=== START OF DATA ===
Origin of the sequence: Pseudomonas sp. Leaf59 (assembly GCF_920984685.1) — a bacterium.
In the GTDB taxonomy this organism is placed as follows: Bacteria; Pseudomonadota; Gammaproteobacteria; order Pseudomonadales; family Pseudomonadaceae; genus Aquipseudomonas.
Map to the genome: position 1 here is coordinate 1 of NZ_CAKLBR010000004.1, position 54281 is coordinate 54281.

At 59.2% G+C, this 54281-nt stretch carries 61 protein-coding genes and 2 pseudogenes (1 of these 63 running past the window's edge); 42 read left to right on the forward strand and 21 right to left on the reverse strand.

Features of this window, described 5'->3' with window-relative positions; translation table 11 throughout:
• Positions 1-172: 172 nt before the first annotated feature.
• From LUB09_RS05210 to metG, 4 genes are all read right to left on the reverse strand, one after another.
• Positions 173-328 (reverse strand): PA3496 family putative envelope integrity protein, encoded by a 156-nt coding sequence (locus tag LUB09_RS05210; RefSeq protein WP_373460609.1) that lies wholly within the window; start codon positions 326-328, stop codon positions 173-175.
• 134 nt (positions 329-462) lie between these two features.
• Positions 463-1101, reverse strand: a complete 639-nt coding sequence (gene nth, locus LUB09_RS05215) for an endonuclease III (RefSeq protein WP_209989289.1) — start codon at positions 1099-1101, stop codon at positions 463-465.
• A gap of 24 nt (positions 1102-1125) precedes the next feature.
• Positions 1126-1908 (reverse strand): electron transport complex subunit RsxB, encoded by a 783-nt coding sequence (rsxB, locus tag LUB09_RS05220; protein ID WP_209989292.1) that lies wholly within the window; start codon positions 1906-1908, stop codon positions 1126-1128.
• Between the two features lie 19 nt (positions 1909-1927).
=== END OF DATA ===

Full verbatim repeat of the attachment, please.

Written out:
Origin of the sequence: Pseudomonas sp. Leaf59 (assembly GCF_920984685.1) — a bacterium.
In the GTDB taxonomy this organism is placed as follows: Bacteria; Pseudomonadota; Gammaproteobacteria; order Pseudomonadales; family Pseudomonadaceae; genus Aquipseudomonas.
Map to the genome: position 1 here is coordinate 1 of NZ_CAKLBR010000004.1, position 54281 is coordinate 54281.

At 59.2% G+C, this 54281-nt stretch carries 61 protein-coding genes and 2 pseudogenes (1 of these 63 running past the window's edge); 42 read left to right on the forward strand and 21 right to left on the reverse strand.

Features of this window, described 5'->3' with window-relative positions; translation table 11 throughout:
• Positions 1-172: 172 nt before the first annotated feature.
• From LUB09_RS05210 to metG, 4 genes are all read right to left on the reverse strand, one after another.
• Positions 173-328 (reverse strand): PA3496 family putative envelope integrity protein, encoded by a 156-nt coding sequence (locus tag LUB09_RS05210; RefSeq protein WP_373460609.1) that lies wholly within the window; start codon positions 326-328, stop codon positions 173-175.
• 134 nt (positions 329-462) lie between these two features.
• Positions 463-1101, reverse strand: a complete 639-nt coding sequence (gene nth, locus LUB09_RS05215) for an endonuclease III (RefSeq protein WP_209989289.1) — start codon at positions 1099-1101, stop codon at positions 463-465.
• A gap of 24 nt (positions 1102-1125) precedes the next feature.
• Positions 1126-1908 (reverse strand): electron transport complex subunit RsxB, encoded by a 783-nt coding sequence (rsxB, locus tag LUB09_RS05220; protein ID WP_209989292.1) that lies wholly within the window; start codon positions 1906-1908, stop codon positions 1126-1128.
• Between the two features lie 19 nt (positions 1909-1927).